As a methyltransferase, SET8 may regulate several signaling pathways by modulating protein lysine methyltransferases. Of note, the major signaling pathways affected by SET8 are Wnt/β-catenin (36) and twist (37), which are important for development. The Wnt/β-catenin pathway is highly conserved across metazoans and is essential for a number of cellular functions, including cell proliferation, migration and invasion (38). The present study demonstrated that SET8-knockdown inhibited proliferation and invasion by mediating the expression of the Wnt/β-catenin target genes c-Myc and MMP-7 in renal carcinoma 786-O cells. However, expression of other Wnt target genes, including Axin2, naked cuticle homolog 1 and lymphoid enhancer-binding factor 1, was not detected. The full mechanism of SET8 regulation of renal carcinoma cell proliferation and invasion and its associated signaling pathways should be explored further.

The present results indicated that SNPs of a miRNA binding site were associated with ccRCC risk, but the results require validation in other populations and in laboratory-based functional studies. SET8 may modify cancer development and progression through its effects on proliferation and invasion, potentially via Wnt/β-catenin signaling. Therefore, SET8 may be a novel target for ccRCC therapy.

Acknowledgements

The present study was supported by the project of the Hebei Natural Science Fund (grant no. H2012206157) and the project of the Hebei Major Medical Science (grant no. GL2011-51), and the Project of Hebei Science and Technology Planning (16397733D).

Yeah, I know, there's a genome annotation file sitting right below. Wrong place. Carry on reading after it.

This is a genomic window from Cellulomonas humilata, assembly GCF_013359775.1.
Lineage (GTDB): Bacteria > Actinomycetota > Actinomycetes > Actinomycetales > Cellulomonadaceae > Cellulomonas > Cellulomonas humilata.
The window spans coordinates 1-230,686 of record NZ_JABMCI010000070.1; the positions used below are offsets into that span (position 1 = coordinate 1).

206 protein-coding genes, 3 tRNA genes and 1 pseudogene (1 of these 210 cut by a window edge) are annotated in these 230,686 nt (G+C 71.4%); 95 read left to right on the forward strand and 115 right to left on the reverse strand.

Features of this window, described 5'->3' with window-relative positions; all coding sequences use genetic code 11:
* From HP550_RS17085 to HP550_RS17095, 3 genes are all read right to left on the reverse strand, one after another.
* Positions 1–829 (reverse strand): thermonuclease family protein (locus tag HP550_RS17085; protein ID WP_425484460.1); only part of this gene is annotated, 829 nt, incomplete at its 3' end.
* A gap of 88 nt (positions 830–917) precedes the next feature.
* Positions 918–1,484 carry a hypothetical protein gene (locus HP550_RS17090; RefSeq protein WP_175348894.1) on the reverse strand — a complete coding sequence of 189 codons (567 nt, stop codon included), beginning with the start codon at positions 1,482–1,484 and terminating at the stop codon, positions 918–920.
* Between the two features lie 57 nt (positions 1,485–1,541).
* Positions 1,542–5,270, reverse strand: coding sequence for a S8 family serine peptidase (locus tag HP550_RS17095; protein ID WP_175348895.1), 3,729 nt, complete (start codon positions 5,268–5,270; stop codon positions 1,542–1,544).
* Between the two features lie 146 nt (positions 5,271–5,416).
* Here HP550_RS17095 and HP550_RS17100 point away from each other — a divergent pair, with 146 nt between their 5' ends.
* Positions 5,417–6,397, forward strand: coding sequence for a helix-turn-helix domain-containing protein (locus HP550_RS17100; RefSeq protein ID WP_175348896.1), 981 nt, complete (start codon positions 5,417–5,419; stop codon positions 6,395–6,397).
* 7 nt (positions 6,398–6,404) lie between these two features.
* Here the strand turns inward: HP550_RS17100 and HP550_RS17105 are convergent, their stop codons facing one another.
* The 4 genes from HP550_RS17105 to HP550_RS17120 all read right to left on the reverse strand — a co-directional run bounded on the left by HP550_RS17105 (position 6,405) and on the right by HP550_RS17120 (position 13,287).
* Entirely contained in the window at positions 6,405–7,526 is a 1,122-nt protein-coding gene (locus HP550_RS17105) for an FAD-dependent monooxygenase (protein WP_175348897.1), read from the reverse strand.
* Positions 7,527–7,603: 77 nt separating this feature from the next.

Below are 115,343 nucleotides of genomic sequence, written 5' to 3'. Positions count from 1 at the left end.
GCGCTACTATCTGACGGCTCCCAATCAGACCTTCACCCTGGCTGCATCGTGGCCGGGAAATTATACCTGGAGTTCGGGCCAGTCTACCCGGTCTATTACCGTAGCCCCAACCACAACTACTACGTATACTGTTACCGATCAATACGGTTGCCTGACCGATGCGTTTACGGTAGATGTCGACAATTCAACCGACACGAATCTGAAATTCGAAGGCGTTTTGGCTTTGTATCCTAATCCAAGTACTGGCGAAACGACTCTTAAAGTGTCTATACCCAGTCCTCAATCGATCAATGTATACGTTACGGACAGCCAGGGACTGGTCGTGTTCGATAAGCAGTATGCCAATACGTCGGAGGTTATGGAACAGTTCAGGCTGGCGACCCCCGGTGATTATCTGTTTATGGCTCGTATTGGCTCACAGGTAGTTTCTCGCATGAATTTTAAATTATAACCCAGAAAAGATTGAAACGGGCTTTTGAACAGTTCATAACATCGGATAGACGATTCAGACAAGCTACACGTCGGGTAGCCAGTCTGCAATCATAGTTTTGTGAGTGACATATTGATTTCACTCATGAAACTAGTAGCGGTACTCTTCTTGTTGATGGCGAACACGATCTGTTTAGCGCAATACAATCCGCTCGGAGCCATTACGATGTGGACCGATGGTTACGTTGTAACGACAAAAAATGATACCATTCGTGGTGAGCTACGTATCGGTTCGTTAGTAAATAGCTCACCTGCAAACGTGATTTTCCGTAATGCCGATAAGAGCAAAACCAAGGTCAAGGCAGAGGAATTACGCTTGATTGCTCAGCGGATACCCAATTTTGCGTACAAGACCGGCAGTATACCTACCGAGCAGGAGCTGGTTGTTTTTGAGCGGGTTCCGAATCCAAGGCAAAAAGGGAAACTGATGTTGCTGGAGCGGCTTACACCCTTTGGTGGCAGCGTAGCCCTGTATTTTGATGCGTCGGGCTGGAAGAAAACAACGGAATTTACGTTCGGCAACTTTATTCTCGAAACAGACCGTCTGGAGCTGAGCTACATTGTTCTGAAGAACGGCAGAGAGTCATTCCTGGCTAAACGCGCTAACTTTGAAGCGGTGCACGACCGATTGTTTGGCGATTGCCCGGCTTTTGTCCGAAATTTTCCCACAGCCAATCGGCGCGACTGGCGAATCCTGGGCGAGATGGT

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December 2017
Volume 14 Issue 6

Print ISSN: 1792-1074
Online ISSN:1792-1082

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Copy and paste a formatted citation
APA
Zhang, S., Guo, Z., Xu, J., Wang, J., Zhang, J., Cui, L. ... Bai, Y. (2017). miR‑502‑mediated histone methyltransferase SET8 expression is associated with clear cell renal cell carcinoma risk. Oncology Letters, 14, 7131-7138. https://doi.org/10.3892/ol.2017.7115
MLA
Zhang, S., Guo, Z., Xu, J., Wang, J., Zhang, J., Cui, L., Zhang, H., Liu, Y., Bai, Y."miR‑502‑mediated histone methyltransferase SET8 expression is associated with clear cell renal cell carcinoma risk". Oncology Letters 14.6 (2017): 7131-7138.
Chicago
Zhang, S., Guo, Z., Xu, J., Wang, J., Zhang, J., Cui, L., Zhang, H., Liu, Y., Bai, Y."miR‑502‑mediated histone methyltransferase SET8 expression is associated with clear cell renal cell carcinoma risk". Oncology Letters 14, no. 6 (2017): 7131-7138. https://doi.org/10.3892/ol.2017.7115